The survey, conducted in July, covered 243 students ranging from primary to undergraduate levels.
Most students said online classes had resulted in the following problems:
• 79 per cent complained of sore eyes and back, neck and shoulder pain
• 74.9 per cent complained of stress and worry
• 71.6 per cent said too much homework affected their leisure time and sleep
• 66.3 per cent worried about additional costs such as electricity and internet bills
• 58 per cent complained about their new sedentary lifestyle
• 57.2 per cent said attending classes at home affected their concentration
• 56 per cent do not get to eat on time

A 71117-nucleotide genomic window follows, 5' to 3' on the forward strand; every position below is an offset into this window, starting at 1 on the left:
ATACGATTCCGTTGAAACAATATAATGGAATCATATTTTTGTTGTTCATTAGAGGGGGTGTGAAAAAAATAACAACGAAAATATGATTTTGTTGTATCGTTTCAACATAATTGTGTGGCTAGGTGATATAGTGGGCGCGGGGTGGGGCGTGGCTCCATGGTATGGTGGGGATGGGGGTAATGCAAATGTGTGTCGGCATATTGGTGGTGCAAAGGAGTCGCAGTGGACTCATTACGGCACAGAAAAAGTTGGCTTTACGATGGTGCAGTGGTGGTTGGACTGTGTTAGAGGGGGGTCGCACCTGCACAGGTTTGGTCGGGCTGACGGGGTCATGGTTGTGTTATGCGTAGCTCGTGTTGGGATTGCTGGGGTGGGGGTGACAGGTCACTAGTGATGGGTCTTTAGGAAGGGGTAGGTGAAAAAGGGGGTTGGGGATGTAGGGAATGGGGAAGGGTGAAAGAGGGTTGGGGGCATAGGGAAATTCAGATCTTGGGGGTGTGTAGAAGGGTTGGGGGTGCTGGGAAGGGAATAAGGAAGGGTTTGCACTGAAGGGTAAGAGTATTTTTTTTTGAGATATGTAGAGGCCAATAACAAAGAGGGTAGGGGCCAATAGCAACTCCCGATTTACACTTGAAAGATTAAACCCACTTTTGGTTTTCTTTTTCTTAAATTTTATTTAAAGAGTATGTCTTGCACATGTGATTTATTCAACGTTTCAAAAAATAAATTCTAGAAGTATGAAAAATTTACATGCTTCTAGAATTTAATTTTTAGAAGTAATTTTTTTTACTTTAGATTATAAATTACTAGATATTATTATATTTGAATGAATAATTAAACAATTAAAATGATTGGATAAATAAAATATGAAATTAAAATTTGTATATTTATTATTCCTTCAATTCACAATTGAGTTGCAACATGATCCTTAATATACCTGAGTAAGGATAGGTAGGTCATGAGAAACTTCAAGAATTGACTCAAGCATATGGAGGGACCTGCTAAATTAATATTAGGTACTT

• 8.3 per cent have lost interest in their studies
The Thai Health Promotion Foundation is suggesting that students take a break between classes, as well as devise games with other members of the family as that will strengthen their body and mind.
The National Institute Development of Children and Families, meanwhile, urged parents to ensure children consume nutritious food otherwise they may develop obesity, which will lead to other problems like heart disease, hypertension and hyperlipidemia.
The institute also advised parents to spend more time with their children and talk to them more to ensure they are mentally strong. It has also recommended that schools cut down on teaching hours, add physical activities and adjust schedules so teachers can visit students.
The World Health Organisation recommends 60 minutes of physical activity daily for children.
Data collected over the past 10 years shows that 26 per cent of Thai children are relatively active, but this dropped to 17 per cent after the arrival of Covid-19.
Published : August 23, 2021
By : The Nation